The New York Stock Exchange is normally open for business from 9:30 a.m. ET to 4 p.m. ET Monday through Friday, but a curious trend has emerged over the past few years–traders have increasingly been piling in at the close.
According to a recent report by the Wall Street Journal, more than 25 percent of all trading activity now takes place during the final half-hour of the 6.5-hour long trading session.
In 2017, more than 8 percent of trades in S&P 500 stocks happened at the close, according to data from Credit Suisse, with more than $10 billion worth of stocks changing hands at the final auction of the day.
This end-of-day surge in activity has several important implications for traders.
First of all, it can significantly increase liquidity, an important factor for stocks that suffer from low daily volumes. It can also, thankfully, lead to sharper swings thus increasing volatility for day traders.
So, what’s behind this trend and what are other pockets of opportunity are available for traders?
Download a PDF version of this post as PDF.
Rise of a $4 trillion market
Interestingly, the shift to trading at the close has coincided with another new trend–the proliferation of passive investments such as index funds. Index funds are a relatively new type of fund that aims to replicate stock indices such as S&P 500 or the Russell 2000–an approach that’s alien to traditional actively managed funds which nearly always attempt to beat the market.
Equity index funds have enjoyed exponential growth over the past decade, and now control nearly half of all passive investments. Index fund investments are a huge $4-trillion market.
The main reason index funds have brought about a sharp increase in end-of-day trading is simple: These funds typically update their positions at the end of the day.
Index funds do not trade as frequently as active funds and when they do, they tend to do it near the market close because buying or selling stocks at their closing prices is a fairly reliable method of aligning their performance with that of indices they are trying to emulate.
The other reason is simply that it makes sense to trade when volumes are high.
Hedge funds typically make large volumes of trades at a single go, which can significantly move the price if only a few buyers or sellers are placing trades. It, therefore, makes sense for them to wait until other market participants are willing to play (i.e. at the end of the day). So this has become a self-reinforcing trend that is probably not going anywhere.
Trading and Non-trading Hours
The markets are full of idiosyncrasies, not least the rather bizarre finding that overnight is the time when big money—or ALL money–is made in the stock market. The difference between day returns and overnight returns is literally like, well … night and day.
Comparing stock market returns in the NYSE by looking at prices at the start of trading at 9.30 a.m. to market close at 4 p.m. as well as the reverse i.e. price returns from the close of market at 4 p.m. to the market opening at 9.30a.m. the following day tells it all. You can actually make a bundle by simply buying stocks just before market close, holding overnight and selling immediately after market open the next day. This is made possible by the fact that stock prices tend to be higher at market open than prices at the previous day’s close.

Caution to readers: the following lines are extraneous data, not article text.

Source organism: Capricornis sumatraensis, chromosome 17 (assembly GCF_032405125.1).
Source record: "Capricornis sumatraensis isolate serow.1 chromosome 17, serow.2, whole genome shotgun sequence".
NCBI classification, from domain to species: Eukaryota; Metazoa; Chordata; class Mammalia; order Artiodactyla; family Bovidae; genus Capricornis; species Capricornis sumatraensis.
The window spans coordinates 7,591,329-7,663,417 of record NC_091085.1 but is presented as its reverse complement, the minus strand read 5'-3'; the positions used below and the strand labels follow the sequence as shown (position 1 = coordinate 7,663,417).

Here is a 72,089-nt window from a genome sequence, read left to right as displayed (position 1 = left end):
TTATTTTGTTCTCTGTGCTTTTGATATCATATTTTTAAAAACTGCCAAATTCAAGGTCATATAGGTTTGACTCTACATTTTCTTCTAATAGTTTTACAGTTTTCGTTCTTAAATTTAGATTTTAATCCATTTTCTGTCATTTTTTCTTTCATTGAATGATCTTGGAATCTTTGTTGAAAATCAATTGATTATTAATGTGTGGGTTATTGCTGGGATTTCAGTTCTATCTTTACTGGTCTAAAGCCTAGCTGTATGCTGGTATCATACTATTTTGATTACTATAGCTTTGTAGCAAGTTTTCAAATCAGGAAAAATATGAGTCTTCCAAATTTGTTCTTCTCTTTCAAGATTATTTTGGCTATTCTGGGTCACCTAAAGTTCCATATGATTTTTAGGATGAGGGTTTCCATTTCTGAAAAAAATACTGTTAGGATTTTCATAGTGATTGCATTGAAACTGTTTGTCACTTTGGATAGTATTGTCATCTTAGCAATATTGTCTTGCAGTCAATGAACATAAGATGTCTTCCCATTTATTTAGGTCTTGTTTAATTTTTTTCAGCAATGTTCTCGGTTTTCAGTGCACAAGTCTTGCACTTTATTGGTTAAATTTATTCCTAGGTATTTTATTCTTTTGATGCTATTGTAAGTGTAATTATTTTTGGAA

An investment company known as Bespoke Group arrived at this conclusion by looking at the returns by SPDR S&P 500 E.T.F since its inception 25 years ago. This ETF tracks the broad-market S&P 500 and is, therefore, a pretty good proxy for the entire stock market. Had you bought the SPY at the last second of each trading day and sold immediately at market open the following day since 1993, your cumulative gains would be 571%. If, on the other hand, you had taken the reverse route and bought the ETF immediately after market opening and sold just before market close, you would be down 4% over the same timeframe!
You can find the full report here, including hypotheses as to why this is the case.
What’s even more striking is the fact that this trend holds true even when looking at much shorter timeframes. If you had bought the SPY just at market close every day and sold immediately after market open in the period Jan. 2017-Jan. 2018, you would be sitting on a cumulative gain of 13.4%, significantly better than the 9.2% gain you would otherwise have realized by trading during regular hours over the same period. Of course, a little bit of leverage would provide much more oomph to those profits.
Best times to trade
Day traders try to benefit from market volatility in both bull and bear markets. Here are a few tidbits on the best times to buy/sell stocks:
- Best time to buy or sell stocks–opening hours
The first hour of a day’s trading session tends to be highly volatile as the market tries to incorporate news since the last closing bell. For a seasoned trader, the first 15 minutes-1 hour of a trading session represents prime time to buy or sell stocks. Less-skilled traders, though, should avoid placing trades at this time.
2. Best day to buy stocks–Monday
The Monday Effect is a well-documented tendency for stocks to drop on Mondays. This is a good time to buy on the dip.
3. Best day to sell stocks–Friday
The opposite of the Monday Effect, Fridays are the best days to sell or open short positions. Fridays that fall on the eve of three-day weekends tend to be especially productive.
These are, of course, generalizations since exceptions and anomalies abound. The only par for the course is that the first and final hours of a trading session are almost always the busiest, and therefore tend to offer the most opportunities for day traders.